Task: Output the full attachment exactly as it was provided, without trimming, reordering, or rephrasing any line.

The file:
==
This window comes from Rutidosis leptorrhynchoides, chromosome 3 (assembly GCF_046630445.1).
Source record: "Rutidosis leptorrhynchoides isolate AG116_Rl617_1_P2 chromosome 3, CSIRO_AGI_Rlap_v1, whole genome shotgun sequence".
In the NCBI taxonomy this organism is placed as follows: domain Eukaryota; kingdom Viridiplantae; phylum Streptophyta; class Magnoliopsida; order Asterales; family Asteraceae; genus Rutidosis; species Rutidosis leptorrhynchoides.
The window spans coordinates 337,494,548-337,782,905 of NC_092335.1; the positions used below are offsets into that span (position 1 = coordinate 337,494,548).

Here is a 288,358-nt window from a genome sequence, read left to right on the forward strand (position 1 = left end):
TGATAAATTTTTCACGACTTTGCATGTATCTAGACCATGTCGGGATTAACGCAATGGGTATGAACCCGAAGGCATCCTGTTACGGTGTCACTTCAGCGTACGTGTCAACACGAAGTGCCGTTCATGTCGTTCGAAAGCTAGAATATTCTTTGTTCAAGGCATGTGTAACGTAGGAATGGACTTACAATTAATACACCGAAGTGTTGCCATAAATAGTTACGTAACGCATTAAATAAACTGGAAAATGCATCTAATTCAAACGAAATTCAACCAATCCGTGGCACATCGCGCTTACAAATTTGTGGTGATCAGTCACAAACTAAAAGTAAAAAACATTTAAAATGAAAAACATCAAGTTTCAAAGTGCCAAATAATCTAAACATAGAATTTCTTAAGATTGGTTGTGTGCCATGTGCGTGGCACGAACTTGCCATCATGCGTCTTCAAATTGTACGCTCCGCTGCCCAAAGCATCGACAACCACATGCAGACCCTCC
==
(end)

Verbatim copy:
This window comes from Rutidosis leptorrhynchoides, chromosome 3 (assembly GCF_046630445.1).
Source record: "Rutidosis leptorrhynchoides isolate AG116_Rl617_1_P2 chromosome 3, CSIRO_AGI_Rlap_v1, whole genome shotgun sequence".
In the NCBI taxonomy this organism is placed as follows: domain Eukaryota; kingdom Viridiplantae; phylum Streptophyta; class Magnoliopsida; order Asterales; family Asteraceae; genus Rutidosis; species Rutidosis leptorrhynchoides.
The window spans coordinates 337,494,548-337,782,905 of NC_092335.1; the positions used below are offsets into that span (position 1 = coordinate 337,494,548).

Here is a 288,358-nt window from a genome sequence, read left to right on the forward strand (position 1 = left end):
TGATAAATTTTTCACGACTTTGCATGTATCTAGACCATGTCGGGATTAACGCAATGGGTATGAACCCGAAGGCATCCTGTTACGGTGTCACTTCAGCGTACGTGTCAACACGAAGTGCCGTTCATGTCGTTCGAAAGCTAGAATATTCTTTGTTCAAGGCATGTGTAACGTAGGAATGGACTTACAATTAATACACCGAAGTGTTGCCATAAATAGTTACGTAACGCATTAAATAAACTGGAAAATGCATCTAATTCAAACGAAATTCAACCAATCCGTGGCACATCGCGCTTACAAATTTGTGGTGATCAGTCACAAACTAAAAGTAAAAAACATTTAAAATGAAAAACATCAAGTTTCAAAGTGCCAAATAATCTAAACATAGAATTTCTTAAGATTGGTTGTGTGCCATGTGCGTGGCACGAACTTGCCATCATGCGTCTTCAAATTGTACGCTCCGCTGCCCAAAGCATCGACAACCACATGCAGACCCTCC